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Photo by Lucy Brzoska
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Western willow spreadwing
They were dotted all over the wall, colourless, multi-legged forms, stuck firm to the concrete. A robin flew down to peck at one, but must have been disappointed to find it was merely an empty husk that floated weightlessly away.
It was Pedralbes park and early that June morning, before the gates were open, a generation of damselfly nymphs had emerged en masse from the pond and burst out of their unravelling skins.
The park pond is a stronghold of a diminutive damselfly with a long name, the western willow spreadwing. The whispering bamboo grove along one side provides a perfect site where they can lay their eggs in autumn. On hatching the following spring, the nymphs drop from the conveniently overhanging stems straight into the water.
Biology students monitor the pond life and have found three types of tadpole (water frog, tree frog and midwife toad) and various damsel and dragonflies. But not a sign of mosquito larvae. The spreadwing nymphs, who are a mainstay of this aquatic community, do a formidable cleaning job, their claw-like lower lip flicking out to snatch passing prey.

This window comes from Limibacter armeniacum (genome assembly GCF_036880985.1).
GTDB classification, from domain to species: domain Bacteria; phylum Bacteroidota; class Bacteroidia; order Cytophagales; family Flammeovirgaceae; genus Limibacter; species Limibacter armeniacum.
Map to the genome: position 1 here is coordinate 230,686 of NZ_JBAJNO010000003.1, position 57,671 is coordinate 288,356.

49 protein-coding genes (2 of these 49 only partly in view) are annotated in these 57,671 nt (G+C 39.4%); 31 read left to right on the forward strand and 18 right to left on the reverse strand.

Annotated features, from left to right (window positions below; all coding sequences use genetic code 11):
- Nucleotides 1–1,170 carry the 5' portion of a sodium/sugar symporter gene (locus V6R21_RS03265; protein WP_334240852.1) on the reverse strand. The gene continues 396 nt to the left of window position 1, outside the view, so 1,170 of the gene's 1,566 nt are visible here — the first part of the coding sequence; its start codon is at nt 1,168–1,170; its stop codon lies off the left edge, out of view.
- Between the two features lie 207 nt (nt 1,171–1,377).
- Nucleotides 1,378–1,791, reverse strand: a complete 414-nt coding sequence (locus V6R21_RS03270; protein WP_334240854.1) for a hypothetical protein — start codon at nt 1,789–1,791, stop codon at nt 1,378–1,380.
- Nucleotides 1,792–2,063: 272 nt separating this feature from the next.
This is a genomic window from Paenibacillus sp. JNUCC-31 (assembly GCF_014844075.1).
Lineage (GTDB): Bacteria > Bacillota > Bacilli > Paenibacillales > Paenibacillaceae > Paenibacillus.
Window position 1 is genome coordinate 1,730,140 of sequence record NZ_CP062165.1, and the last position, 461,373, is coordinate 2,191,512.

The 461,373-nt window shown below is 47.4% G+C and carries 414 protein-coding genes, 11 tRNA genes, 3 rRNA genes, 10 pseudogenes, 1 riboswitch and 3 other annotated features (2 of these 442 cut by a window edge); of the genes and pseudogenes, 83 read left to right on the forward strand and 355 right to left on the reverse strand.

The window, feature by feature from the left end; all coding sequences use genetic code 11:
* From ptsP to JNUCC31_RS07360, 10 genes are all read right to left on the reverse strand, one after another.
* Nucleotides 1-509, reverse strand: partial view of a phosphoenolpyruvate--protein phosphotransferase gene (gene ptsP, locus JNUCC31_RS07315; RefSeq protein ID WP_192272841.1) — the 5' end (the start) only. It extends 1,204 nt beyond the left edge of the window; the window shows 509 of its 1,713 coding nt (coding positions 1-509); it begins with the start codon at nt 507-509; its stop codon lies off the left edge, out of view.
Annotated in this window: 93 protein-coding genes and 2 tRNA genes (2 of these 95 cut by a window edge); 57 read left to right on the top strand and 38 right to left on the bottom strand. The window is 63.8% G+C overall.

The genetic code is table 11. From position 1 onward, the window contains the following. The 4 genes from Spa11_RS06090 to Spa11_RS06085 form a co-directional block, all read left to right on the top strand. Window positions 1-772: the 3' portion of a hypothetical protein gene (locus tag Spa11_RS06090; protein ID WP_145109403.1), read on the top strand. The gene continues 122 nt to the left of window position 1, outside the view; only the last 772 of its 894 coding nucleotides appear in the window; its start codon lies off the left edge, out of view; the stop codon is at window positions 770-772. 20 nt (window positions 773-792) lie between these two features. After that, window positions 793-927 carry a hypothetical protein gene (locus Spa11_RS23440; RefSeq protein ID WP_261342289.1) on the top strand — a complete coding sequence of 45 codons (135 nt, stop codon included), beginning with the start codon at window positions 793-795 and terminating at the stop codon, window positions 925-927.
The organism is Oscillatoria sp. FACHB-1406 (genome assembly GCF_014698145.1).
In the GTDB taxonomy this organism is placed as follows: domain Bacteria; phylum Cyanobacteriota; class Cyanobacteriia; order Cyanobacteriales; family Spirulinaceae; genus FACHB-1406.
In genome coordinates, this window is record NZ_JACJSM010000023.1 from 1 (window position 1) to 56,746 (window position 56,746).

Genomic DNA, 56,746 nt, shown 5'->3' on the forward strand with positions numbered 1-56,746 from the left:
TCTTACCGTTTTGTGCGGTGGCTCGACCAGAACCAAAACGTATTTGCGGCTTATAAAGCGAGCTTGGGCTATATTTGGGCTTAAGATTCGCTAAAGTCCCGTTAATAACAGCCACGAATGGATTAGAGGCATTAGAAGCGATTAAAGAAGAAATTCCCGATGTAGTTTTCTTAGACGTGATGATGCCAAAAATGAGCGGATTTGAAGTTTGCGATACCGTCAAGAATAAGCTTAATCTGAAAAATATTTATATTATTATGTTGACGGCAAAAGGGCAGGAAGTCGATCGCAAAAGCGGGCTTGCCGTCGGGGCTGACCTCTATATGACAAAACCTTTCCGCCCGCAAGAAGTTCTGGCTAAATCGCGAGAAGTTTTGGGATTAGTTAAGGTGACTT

After the mass metamorphosis, most damselflies had dispersed, but I found one still clinging to its discarded skin, wings neatly folded together, not yet spread open in the characteristic position for which the species is named. You couldn’t help being struck by the small size of the translucent husk, abandoned only a few hours before. The slender abdomen, with its green metallic gleam, also seemed impossibly long.
When half emerged, the damselfly pauses and, like a balloon filling with air, its wings and abdomen are inflated into shape with hemolymph, the insect equivalent of blood. It’s a vulnerable moment, as the insect waits for its wings to dry out and harden before it can leave its watery habitat definitively behind and take to the air.
Lucy Brzoska runs nature tours and writes for www.iberianature.com